Pisces, that sprawling constellation of faint stars easy to ignore, holds a treasure trove of double stars for small telescopes.
Venus bids farewell at dawn, but not before a close encounter with returning Jupiter.
Just discovered, Comet Heinze (C/2017 T) will zoom by Earth in January and may just show up in your binoculars.
Feeling tired, run down? These fuzzy stars are guaranteed to pique your interest and make you feel young again.
See what cosmic dust can do! Head outside this weekend for the peak of the Orionid meteor shower and an eyeful of zodiacal light.
What's your pleasure when it comes to observing? Comets? Supernovae? Occultations? Get a sample of each and more in the upcoming week.
Be sure to set the alarm so you don't miss the squeaky-tight conjunction of Venus and Mars Thursday morning. They'll stay close through the weekend.
What does the sky look like through a 36-inch telescope? I found out at Ohio's Hidden Hollow Star Party last week. Here's my report and a few observing targets to share.
Dozens of satellites are busy day and night, beaming your favorite TV and radio programs from more than 35,000 miles away. Here's how to tune into them.
The planets are aligning! The week ahead will feature multiple planetary conjunctions at dawn and great views of Neptune and Triton at nightfall.
Two big, naked-eye sunspot groups are putting on a splendid show this week. We're also in the crosshairs for a strong geomagnetic storm and possible auroras.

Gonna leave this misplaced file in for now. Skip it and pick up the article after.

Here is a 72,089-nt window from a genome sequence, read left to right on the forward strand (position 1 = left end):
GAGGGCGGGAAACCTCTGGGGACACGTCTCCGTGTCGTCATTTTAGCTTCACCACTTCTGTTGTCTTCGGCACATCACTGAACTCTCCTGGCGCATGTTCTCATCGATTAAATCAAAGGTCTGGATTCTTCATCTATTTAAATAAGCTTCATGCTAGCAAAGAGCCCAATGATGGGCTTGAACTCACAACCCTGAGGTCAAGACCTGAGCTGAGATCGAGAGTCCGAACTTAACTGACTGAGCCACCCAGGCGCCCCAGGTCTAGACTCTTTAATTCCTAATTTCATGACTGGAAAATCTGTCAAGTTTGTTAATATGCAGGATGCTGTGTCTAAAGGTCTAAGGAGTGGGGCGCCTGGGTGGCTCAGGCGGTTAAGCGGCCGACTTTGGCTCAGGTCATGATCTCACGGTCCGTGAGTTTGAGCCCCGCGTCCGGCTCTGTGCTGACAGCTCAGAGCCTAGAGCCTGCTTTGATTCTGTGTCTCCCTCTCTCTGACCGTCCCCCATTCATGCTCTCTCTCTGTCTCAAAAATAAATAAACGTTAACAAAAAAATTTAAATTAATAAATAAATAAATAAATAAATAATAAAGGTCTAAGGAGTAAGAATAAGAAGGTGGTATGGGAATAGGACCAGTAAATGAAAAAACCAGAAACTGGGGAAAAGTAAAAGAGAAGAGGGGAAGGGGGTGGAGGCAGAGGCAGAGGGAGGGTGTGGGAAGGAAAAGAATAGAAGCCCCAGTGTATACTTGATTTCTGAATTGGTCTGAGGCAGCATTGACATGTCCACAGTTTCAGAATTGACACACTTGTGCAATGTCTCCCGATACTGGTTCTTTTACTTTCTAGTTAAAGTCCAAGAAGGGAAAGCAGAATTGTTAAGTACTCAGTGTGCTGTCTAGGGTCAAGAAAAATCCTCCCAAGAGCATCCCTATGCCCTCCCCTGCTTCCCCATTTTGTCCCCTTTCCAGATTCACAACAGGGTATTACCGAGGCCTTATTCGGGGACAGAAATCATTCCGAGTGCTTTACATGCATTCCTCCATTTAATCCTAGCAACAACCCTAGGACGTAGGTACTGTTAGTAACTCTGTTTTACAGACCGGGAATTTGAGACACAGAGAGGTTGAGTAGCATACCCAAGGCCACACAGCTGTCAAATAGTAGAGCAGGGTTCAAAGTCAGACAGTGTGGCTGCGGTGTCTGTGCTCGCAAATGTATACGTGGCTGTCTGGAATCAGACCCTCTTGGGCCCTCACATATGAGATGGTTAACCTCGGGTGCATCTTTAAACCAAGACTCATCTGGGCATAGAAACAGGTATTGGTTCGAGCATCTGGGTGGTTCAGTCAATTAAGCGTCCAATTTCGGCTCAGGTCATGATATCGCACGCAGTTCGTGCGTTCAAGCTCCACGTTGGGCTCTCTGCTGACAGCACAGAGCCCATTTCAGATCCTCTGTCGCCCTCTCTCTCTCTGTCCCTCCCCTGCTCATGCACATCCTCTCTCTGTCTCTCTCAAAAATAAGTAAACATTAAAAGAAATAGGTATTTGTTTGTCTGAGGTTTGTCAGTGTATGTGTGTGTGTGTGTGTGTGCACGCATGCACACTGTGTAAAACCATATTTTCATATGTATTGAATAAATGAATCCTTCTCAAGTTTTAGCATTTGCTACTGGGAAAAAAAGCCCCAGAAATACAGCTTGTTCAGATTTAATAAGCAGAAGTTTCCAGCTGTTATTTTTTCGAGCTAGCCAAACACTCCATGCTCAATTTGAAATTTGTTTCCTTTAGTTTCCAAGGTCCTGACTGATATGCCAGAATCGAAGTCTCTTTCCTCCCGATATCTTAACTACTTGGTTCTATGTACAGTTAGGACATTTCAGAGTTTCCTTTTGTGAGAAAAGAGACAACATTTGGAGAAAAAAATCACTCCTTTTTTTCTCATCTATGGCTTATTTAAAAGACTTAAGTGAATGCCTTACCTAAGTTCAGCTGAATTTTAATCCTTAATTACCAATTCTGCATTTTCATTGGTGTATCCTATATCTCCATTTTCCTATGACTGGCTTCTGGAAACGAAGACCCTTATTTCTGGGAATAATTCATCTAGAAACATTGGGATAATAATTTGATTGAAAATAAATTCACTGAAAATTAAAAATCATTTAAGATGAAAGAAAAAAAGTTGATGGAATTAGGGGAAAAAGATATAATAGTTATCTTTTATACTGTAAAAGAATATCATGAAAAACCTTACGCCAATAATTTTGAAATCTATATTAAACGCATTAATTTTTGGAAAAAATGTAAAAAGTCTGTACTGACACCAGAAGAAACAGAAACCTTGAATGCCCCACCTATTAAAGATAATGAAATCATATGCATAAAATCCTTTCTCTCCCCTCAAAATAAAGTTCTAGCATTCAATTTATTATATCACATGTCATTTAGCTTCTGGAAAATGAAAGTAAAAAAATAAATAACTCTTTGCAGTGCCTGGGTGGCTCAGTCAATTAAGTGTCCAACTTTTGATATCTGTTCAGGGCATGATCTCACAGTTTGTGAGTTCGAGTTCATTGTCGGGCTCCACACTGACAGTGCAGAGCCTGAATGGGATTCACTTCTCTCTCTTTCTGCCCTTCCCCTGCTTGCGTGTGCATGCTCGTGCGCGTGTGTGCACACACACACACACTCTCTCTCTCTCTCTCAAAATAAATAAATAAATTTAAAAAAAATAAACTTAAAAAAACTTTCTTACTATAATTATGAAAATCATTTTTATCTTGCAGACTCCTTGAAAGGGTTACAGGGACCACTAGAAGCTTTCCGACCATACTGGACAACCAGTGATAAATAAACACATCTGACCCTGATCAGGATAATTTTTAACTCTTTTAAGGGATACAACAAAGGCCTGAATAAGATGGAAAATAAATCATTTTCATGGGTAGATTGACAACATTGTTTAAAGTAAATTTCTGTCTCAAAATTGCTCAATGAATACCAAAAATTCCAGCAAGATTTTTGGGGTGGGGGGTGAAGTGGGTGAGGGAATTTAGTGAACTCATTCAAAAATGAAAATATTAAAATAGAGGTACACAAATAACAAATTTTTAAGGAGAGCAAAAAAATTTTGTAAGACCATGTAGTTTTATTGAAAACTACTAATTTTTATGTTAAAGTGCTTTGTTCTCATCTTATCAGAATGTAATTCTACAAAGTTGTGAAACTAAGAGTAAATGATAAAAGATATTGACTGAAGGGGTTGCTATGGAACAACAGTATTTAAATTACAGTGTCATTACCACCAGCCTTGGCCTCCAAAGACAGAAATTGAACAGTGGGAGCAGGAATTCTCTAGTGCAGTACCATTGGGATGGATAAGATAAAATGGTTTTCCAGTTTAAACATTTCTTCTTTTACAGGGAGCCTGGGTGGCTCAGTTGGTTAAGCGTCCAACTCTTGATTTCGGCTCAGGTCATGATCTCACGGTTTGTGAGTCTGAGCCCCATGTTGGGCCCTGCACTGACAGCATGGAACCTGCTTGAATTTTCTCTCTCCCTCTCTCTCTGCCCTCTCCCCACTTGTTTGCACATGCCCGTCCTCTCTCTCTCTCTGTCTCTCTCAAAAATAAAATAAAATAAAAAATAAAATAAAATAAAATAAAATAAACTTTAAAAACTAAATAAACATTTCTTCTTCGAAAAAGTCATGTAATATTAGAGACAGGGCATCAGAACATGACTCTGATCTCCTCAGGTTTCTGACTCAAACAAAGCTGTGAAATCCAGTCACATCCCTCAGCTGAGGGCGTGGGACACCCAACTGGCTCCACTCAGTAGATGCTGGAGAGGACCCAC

Florence, one of the largest Earth-approaching asteroids, gets close enough to see in a small telescope this week and next. Here's how to find it.
Total eclipses have the power to touch us deeply and reverberate through our life in unexpected ways.
The upcoming total solar eclipse is understandably getting a lot of attention, but don't overlook the trusty Perseids. They'll be getting things warmed up Saturday night.
Sometimes it's better to start big and go small. Let the space station be your first step into the wider world of satellite watchin
Between the discovery of the new comet ASASSN1 and two stellar explosions, there's a lot happening in the sky this week. Take your telescope out and see what all the excitement's about.
Summer is perfect for bird-watching whether that be in the trees or among the stars of the Milky Way. We explore the celestial birds of the season.
At opposition this week and as bright as it will be for the next 190 years, it's time to find your way to Pluto, a frigid enigma at the edge of night.
Ah, full Moon. Time to put the telescope away and lead a normal life. Then again, maybe not. Here are 11 things to coax you back out for another look.
Meet Humboldt, a magnificent lunar crater compromised by its life on the edge.
We examine the fascinating solar phenomena that anyone with a small scope and safe solar filter can see, whether the Sun's in eclipse or not.
Saturn, considered by many the most beautiful sight in the sky, comes to opposition this week with its rings in full tilt. You won't want to miss it.
Stars leave interesting messes after they die: diamond-studded puffballs, neutron stars, and black holes. We explore an example of each in June's night skies.
Following an occultation of Rho Leonis by the Moon, watch Venus and Uranus pair up in a weekend conjunction just 10° from Comet ER61 PanSTARRS.
Flash! A comet or asteroid fragment whacked Jupiter on May 26th. It's the sixth time that observers on Earth have witnessed an impact on the giant planet.